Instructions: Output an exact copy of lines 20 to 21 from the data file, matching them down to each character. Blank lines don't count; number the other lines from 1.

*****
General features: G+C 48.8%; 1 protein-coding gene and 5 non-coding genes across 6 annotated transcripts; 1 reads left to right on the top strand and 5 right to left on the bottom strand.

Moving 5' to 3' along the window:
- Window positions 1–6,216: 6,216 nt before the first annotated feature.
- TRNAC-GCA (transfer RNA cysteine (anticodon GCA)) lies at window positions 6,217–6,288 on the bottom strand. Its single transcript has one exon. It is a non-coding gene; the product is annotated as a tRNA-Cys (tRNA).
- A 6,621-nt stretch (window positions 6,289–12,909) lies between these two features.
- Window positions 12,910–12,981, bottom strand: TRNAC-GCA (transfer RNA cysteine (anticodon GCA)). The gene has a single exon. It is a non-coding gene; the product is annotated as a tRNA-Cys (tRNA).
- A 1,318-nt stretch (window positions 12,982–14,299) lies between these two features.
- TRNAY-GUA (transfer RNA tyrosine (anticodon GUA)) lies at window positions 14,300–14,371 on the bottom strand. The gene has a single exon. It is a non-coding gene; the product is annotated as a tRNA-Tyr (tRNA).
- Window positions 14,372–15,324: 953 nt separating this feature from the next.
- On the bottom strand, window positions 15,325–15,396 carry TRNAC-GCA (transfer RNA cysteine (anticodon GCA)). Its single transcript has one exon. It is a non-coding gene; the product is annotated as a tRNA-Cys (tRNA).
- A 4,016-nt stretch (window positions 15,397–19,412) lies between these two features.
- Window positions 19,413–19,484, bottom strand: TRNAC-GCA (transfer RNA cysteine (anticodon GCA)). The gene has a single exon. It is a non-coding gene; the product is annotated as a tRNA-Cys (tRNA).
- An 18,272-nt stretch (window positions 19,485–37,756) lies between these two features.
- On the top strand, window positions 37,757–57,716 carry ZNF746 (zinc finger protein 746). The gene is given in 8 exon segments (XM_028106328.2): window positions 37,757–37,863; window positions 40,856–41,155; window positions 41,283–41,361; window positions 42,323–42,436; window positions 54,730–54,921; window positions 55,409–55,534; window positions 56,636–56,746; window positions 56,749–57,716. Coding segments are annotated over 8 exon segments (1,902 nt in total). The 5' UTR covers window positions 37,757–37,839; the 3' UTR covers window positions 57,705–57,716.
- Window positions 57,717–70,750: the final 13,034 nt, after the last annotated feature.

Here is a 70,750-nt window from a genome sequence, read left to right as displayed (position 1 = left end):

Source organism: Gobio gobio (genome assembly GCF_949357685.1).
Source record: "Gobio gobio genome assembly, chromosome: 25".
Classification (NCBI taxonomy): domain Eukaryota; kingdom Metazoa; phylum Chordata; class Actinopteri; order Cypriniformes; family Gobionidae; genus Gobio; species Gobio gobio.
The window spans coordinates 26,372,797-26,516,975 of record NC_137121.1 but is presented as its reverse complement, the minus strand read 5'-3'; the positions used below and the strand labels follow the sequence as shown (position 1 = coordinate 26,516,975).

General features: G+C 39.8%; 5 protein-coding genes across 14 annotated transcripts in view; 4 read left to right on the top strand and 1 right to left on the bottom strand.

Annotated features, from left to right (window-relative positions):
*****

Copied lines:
The window spans coordinates 26,372,797-26,516,975 of record NC_137121.1 but is presented as its reverse complement, the minus strand read 5'-3'; the positions used below and the strand labels follow the sequence as shown (position 1 = coordinate 26,516,975).

General features: G+C 39.8%; 5 protein-coding genes across 14 annotated transcripts in view; 4 read left to right on the top strand and 1 right to left on the bottom strand.